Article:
Concerned after a European court ruled in favor of citizens' right to privacy, Britain's prime minister pledged Thursday to rush through emergency measures to force phone and Internet companies to store call and search records for a year.
The European Court of Justice ruled in April that a European Union directive requiring companies to store communications data for up to two years was too broad and a threat to privacy rights.
Prime Minister David Cameron said Thursday without the emergency law, governments would be less able to protect the country from pedophiles, gangsters and terrorists.
Cameron said the UK legislation will respond to the court's concerns and provide a clear legal basis for companies to retain communications metadata such as phone call records or Internet search records. This does not include the content of the communications themselves. Without such action, telecommunications providers would start deleting the information, leaving a vacuum for law enforcement agencies and intelligence services, he said.
"Sometimes, in the dangerous world in which we live, we need our security services to listen to someone's phone and read their emails to identify and disrupt a terrorist plot," Cameron told reporters. "As prime minister, I know of examples where doing this has stopped a terrorist attack."
Cameron stressed that the measures did not impose new obligations on data companies and insisted they would not authorize new intrusions on civil liberties.
"I want to be very clear that we are not introducing new powers or capabilities," he said.
Data companies have also expressed concern about the debate between privacy rights and security concerns and have called for a clearer legal framework in order to cooperate with law enforcement and intelligence agencies.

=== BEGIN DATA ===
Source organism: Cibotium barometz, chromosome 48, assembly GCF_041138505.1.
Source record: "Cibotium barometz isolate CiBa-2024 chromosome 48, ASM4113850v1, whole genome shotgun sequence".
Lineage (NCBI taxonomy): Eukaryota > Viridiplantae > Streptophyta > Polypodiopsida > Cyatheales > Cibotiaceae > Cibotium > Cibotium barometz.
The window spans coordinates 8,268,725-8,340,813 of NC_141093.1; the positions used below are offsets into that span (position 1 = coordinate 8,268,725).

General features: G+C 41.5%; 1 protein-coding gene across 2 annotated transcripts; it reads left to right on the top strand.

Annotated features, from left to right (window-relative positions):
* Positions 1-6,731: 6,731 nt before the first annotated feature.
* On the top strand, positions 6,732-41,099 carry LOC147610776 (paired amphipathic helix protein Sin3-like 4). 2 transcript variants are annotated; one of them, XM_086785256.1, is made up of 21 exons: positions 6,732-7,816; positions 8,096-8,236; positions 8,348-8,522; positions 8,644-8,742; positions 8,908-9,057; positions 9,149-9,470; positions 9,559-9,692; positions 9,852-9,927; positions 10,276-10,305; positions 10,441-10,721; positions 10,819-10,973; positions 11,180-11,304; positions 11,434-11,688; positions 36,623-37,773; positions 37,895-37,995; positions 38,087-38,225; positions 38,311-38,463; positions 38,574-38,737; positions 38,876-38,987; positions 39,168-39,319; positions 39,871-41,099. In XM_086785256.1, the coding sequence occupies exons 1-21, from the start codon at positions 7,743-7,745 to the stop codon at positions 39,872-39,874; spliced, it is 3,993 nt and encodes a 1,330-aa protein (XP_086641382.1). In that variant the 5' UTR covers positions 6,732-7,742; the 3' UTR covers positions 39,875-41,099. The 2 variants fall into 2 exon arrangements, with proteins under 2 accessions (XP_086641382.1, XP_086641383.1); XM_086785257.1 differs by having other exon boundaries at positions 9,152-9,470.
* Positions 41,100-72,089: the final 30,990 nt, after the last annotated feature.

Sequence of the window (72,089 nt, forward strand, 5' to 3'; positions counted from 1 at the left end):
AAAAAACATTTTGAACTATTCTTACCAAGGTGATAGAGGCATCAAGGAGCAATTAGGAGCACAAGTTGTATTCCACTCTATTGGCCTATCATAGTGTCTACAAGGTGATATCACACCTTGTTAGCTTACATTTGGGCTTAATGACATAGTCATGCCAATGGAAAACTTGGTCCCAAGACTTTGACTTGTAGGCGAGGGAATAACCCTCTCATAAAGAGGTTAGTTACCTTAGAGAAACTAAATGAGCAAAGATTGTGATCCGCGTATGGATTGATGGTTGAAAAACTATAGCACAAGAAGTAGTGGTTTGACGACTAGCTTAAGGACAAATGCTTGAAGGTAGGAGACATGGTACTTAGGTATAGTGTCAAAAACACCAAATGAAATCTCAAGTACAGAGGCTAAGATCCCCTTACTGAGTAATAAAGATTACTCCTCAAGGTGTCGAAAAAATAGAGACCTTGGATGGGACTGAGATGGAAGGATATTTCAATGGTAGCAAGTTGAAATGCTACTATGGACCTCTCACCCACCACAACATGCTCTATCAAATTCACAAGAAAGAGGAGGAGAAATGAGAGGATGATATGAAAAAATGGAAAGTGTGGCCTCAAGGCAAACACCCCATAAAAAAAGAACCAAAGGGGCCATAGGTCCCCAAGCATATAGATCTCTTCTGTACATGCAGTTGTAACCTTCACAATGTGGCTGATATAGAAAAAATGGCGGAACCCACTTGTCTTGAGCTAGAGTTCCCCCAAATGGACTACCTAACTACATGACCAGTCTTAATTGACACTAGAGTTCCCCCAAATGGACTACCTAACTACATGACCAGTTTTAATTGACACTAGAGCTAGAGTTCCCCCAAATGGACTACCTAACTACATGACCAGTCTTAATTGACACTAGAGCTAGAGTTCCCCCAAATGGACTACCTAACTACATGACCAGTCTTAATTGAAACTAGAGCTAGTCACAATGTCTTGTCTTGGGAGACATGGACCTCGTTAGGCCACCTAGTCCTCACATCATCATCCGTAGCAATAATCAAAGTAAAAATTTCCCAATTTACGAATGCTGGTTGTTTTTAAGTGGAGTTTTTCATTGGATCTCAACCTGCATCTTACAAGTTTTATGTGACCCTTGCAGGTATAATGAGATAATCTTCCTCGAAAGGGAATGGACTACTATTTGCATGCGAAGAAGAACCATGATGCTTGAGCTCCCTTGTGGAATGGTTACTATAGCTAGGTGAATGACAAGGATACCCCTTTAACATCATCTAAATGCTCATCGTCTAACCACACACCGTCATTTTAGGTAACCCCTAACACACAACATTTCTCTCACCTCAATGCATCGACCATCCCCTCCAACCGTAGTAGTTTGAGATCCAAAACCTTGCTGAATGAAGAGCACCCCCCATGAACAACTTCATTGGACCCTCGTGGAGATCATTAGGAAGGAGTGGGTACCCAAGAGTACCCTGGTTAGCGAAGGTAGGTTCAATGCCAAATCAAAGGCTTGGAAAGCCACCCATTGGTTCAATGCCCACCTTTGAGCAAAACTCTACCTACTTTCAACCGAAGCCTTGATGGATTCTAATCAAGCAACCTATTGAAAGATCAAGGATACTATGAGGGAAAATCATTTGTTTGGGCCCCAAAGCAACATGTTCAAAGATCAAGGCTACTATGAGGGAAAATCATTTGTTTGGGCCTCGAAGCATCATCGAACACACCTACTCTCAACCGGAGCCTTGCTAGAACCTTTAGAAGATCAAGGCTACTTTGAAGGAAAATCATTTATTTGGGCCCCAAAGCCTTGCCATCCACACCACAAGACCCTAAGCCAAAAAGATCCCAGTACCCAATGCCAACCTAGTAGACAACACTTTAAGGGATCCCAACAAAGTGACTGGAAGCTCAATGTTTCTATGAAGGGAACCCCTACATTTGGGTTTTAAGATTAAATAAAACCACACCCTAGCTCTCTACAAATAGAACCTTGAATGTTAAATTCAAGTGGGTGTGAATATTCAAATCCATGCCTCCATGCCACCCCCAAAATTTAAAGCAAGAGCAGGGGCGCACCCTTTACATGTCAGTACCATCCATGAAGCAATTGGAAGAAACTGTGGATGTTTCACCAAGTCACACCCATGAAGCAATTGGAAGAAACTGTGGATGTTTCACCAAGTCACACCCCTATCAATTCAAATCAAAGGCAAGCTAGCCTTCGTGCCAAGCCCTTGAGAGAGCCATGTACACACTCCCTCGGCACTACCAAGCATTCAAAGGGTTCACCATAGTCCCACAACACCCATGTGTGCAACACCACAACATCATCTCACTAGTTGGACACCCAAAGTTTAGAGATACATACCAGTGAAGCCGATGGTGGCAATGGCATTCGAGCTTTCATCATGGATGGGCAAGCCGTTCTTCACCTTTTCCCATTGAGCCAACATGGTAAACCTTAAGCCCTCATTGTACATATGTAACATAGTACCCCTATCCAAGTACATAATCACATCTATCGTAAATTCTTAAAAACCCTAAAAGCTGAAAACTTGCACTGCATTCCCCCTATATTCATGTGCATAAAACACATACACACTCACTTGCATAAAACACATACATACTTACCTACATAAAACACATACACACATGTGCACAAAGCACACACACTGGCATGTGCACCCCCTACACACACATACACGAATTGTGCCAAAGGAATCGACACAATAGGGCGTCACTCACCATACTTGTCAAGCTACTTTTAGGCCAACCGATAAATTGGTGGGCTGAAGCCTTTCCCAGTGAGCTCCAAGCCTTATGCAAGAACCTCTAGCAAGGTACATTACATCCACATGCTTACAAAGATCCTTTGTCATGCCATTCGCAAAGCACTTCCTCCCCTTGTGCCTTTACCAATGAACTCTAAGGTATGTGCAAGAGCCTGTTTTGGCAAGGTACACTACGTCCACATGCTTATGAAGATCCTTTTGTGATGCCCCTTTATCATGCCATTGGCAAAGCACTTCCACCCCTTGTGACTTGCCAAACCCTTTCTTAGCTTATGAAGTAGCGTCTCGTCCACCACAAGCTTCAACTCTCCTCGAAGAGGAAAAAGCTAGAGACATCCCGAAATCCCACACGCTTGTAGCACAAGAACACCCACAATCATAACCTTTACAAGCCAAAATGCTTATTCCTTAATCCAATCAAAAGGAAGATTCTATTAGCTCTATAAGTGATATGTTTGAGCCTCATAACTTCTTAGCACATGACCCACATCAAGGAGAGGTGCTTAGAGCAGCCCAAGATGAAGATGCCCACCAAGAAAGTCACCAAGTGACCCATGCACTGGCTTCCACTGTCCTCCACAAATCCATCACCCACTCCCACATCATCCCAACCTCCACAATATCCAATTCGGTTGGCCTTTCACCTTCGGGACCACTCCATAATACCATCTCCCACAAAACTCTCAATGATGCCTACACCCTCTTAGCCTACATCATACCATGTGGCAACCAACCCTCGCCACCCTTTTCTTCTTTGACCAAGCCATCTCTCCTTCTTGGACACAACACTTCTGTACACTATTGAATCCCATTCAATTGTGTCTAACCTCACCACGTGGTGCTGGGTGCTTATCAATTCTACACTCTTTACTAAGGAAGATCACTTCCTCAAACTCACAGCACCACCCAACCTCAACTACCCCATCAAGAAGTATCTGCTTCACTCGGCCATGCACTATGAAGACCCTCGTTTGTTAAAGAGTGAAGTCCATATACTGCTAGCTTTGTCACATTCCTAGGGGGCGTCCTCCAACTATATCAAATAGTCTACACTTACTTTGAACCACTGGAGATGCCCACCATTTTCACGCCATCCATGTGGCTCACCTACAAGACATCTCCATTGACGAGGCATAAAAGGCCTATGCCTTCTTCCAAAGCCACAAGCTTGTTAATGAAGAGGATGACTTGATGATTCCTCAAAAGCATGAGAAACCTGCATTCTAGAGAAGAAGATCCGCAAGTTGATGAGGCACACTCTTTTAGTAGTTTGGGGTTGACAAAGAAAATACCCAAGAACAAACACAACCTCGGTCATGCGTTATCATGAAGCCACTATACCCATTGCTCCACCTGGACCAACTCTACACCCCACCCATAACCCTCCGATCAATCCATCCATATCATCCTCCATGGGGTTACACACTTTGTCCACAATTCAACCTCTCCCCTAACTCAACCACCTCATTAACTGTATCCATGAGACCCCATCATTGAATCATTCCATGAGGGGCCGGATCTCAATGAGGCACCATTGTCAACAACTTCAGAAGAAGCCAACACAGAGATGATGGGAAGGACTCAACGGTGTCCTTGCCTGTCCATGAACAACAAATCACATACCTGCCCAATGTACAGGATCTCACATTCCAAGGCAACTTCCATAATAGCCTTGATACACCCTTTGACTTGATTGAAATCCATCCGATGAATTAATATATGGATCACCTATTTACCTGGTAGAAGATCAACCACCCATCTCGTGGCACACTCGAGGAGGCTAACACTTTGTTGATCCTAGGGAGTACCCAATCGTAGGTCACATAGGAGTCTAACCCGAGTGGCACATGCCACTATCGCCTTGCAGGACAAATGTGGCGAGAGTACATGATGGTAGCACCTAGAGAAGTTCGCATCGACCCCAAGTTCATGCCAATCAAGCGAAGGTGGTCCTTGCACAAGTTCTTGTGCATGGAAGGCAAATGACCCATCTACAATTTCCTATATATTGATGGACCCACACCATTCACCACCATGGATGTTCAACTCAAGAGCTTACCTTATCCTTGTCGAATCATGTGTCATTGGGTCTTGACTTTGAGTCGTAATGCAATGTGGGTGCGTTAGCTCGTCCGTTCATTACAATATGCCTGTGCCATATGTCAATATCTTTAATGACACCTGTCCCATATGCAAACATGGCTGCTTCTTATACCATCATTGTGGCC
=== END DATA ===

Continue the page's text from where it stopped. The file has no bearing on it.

In a ground-breaking report last month, Vodafone revealed the extent to which governments seek out information from telecommunication providers. The report, which covered the 29 countries in which Vodafone operates, highlighted the thousands of requests that governments make for information.
Wiretapping phones and accessing call records for law-enforcement purposes is a decades-old practice even in the most open democracies. With backing from courts, police can also request cooperation from telecommunications companies as they pursue criminals.
But technology is transforming the arena.
The European court was concerned about the lack of restrictions on how, why and when the metadata could be used. It asked for a directive with more specificity on what type of crimes could be covered and how long the material would be retained.
The British legislation covers the collection of metadata, which make it possible for law enforcement authorities to identify subscribers and who they communicate with, as well as the time, place and frequency of communications. Such information doesn't include the content of any communications. (continued...)
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